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Hearts and Minds

rom the time Visual Studio.NET was first in beta there has been a constant debate about a subject that is near and dear to all Visual Studio .NET developers. This debate centers around a single question: Which Visual Studio.NET language do I use for my development? Visual Basic .NET or C#? I have been holding off on this subject for some time now. It's a topic that on the surface seems pretty simple to write about but it is actually more complex than it originally seemed. So here's my take...

I come from a background in Visual FoxPro and Visual Basic development. I am intimately familiar with both of these development tools as well as a number of others including SQL Server, Cold Fusion, and Delphi. For years a war raged on about which was the better development tool-Visual FoxPro or Visual Basic. Well it all depended on your point of view. Visual Basic was a better behaved Windows development tool, supporting most Windows technologies. Visual FoxPro was a great RAD environment for building client-server and desktop applications. Which one won in my evaluation? It was a draw. I used the tool that best supported the types of applications I was developing. I really didn't care what tool I used because the big job was centered on the tasks of: gathering user requirements, analyzing problems, and meeting customer needs. Now the war over hearts and minds is centered on VB.NET and C#

Some programmers feel some type of need to develop in a "real programmers" language. Others just want to get a job done. I'm one of the latter. I have heard a number of arguments about using C#. Some of them include: C# is a cleaner language, C# will force programmers to write better code, C# is more maintainable, Microsoft uses C# in the Framework. Most of these arguments are without supportable data. I don't think C# code is any more or less maintainable than Visual Basic.NET code. Nor does it mean developers will write better code-bad programming seems to translate well across programming languages and development tools. Good designs will triumph over bad designs no matter what the language.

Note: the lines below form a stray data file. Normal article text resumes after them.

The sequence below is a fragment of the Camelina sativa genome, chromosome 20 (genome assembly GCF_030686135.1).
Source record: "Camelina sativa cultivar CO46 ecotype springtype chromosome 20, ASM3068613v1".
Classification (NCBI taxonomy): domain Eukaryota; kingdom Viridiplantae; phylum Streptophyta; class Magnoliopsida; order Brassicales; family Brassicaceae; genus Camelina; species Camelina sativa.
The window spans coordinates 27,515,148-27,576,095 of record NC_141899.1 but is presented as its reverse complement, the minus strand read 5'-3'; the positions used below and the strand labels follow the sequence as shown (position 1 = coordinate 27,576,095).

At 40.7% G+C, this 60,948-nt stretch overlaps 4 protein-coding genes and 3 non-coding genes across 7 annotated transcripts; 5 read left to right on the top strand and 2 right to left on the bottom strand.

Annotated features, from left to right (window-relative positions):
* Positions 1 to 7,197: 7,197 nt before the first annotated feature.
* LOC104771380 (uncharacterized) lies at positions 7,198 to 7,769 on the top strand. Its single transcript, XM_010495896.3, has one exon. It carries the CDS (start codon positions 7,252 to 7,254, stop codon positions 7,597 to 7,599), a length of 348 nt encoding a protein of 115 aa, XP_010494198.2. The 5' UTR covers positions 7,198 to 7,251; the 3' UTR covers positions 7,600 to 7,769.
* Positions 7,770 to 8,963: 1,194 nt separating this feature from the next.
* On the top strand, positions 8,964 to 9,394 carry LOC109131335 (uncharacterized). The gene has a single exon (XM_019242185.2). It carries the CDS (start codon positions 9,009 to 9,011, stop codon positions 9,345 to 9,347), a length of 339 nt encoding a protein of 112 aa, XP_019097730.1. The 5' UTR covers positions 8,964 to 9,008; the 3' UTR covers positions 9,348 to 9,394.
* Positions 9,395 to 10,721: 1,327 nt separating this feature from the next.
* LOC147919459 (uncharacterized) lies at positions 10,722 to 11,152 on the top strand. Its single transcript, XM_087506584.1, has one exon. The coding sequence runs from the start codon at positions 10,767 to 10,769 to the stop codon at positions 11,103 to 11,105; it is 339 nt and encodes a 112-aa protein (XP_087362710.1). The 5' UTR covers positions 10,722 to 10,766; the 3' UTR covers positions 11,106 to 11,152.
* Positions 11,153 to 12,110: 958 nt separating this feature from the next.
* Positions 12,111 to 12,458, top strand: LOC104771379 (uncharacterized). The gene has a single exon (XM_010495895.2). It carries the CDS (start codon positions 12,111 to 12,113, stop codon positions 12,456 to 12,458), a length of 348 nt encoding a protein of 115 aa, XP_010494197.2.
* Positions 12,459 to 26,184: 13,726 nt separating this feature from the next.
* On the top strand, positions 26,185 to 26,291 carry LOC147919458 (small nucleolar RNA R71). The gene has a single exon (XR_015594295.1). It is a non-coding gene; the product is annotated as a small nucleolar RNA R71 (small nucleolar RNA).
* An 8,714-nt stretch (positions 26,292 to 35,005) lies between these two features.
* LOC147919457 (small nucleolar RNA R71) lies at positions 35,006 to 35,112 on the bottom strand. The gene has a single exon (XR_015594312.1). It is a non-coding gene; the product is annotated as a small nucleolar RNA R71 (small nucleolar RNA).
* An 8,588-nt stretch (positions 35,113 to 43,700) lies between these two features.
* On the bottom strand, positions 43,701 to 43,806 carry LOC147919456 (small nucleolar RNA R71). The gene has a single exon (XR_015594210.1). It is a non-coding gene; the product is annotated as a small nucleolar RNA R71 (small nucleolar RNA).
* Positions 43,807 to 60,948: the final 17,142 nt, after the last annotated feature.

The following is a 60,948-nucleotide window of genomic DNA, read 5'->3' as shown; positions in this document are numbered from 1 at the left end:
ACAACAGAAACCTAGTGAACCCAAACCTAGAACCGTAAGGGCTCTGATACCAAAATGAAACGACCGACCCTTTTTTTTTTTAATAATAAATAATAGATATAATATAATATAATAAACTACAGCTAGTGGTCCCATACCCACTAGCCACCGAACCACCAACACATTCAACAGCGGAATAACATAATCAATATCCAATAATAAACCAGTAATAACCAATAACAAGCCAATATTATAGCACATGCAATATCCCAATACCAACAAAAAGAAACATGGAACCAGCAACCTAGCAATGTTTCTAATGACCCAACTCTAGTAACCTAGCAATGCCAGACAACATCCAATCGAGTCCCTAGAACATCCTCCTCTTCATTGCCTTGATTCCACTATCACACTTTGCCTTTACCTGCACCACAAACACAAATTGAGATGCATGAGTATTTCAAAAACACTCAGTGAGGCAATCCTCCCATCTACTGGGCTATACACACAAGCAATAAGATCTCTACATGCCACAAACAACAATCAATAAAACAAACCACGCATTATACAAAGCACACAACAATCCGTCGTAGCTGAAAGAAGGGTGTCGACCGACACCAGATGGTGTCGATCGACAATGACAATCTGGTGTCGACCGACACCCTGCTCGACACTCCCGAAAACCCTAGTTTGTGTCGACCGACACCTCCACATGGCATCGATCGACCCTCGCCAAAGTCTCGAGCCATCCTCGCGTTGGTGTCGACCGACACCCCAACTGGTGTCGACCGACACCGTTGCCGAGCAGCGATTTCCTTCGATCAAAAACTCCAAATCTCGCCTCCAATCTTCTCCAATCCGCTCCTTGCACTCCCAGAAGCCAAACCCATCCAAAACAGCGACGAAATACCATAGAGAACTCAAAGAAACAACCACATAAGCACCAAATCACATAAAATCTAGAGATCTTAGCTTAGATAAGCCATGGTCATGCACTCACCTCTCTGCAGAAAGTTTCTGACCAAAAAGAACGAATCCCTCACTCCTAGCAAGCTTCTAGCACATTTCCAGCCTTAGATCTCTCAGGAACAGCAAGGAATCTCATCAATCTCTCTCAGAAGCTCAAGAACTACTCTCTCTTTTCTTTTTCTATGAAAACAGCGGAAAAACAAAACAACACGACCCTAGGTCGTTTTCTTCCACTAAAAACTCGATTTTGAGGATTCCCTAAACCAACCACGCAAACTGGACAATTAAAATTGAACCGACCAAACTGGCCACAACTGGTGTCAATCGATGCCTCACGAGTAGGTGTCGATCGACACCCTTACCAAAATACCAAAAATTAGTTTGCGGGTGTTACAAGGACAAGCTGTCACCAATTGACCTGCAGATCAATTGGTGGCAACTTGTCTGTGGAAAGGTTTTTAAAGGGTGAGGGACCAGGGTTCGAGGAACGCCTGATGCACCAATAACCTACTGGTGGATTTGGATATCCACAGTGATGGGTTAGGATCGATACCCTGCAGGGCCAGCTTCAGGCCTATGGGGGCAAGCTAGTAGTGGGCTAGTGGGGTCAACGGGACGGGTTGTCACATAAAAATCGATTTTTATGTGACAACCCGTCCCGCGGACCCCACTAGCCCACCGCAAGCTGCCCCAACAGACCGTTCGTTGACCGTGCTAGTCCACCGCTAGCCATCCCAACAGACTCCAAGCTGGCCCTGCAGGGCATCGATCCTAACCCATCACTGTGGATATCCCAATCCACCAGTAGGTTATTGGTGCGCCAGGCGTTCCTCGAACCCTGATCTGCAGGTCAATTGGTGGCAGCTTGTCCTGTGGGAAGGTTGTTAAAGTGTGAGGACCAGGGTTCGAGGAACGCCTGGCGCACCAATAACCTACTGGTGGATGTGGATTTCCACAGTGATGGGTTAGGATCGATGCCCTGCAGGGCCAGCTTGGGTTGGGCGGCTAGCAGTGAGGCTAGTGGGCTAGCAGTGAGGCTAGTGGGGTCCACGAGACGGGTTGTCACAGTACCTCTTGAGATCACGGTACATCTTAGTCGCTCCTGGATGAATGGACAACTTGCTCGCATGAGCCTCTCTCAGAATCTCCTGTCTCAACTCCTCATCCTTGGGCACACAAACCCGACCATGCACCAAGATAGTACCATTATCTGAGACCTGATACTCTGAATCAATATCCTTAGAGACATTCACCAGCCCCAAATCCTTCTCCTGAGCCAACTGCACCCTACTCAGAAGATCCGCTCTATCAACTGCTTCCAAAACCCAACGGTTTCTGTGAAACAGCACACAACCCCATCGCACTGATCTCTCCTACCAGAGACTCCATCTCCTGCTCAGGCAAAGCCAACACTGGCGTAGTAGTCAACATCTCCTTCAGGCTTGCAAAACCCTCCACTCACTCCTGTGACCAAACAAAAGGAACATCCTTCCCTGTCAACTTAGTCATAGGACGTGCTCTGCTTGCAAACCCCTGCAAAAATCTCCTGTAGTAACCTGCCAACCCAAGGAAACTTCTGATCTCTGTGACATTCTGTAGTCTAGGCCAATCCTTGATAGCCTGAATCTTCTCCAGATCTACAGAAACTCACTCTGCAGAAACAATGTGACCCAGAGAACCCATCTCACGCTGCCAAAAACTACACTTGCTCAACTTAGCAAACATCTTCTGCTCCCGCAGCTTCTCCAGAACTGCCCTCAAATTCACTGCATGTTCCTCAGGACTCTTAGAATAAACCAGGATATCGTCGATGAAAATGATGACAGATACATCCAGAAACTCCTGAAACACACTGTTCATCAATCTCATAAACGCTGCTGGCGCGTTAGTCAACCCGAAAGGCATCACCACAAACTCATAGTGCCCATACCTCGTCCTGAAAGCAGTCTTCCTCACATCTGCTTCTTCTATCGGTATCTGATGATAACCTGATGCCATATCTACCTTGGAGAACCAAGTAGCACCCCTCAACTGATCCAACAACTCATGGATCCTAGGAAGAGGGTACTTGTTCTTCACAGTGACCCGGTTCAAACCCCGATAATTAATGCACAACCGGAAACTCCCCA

Does Visual Basic.NET have its warts? Absolutely. Visual Basic.NET has a keyword called ANDALSO. What the heck is this? It is Visual Basic.NET's version of an AND keyword that short circuits. You see Visual Basic 6 (and earlier versions) did not short circuit AND statements. Earlier versions of Visual Basic .NET short circuited but Microsoft listened to the whining of VB6 developers on this issue and backed down and bloated the language. So yes, that's one of probably several ways that Visual Basic.NET is bloated. Is it a real problem if a language supports a few more constructs or keywords? I don't think so.

Another topic to discuss is the future of Visual Studio.NEt. The next version, code named "Whidbey," will have some cool features for both C# developers and Visual Basic.NET developers. One of the key features of VB.NET is that it lets you "edit and continue" when developing applications. What this means is that when you get a run time error you will be able to edit (fix) that code and press continue. This feature is invaluable when writing and testing code. This feature is specific to Visual Basic.NET-C# will not support it. I have heard people pooh-pooh this feature as no big deal with comments like: "Real programmers don't need tools like that anyway." I used to see this same argument from VB developers whenever the OOP pronciple of inheritance was mentioned. "Don't knock it until you try it," the old cereal commercial used to say.

So, what do I recommend you do? If you are a Visual Basic, VBA, or Visual FoxPro developer you should look at Visual Basic.NET. It resembles a language you already know. Your learning curve will be lower. If you are a Java, C++, C, or Delphi developer, you may be more comfortable with C# but you could always give Visual Basic.NET a look.

From what you have read you will surmise that I don't really feel there's a significant advantage of one language over the other. That's why CoDe Magazine will continue to provide examples in multiple languages. No go forth and program young JEDI.

Rod Paddock is the Editor-in-chief of CoDe Magazine. He can be reached by e-mail at editor@code-magazine.com.
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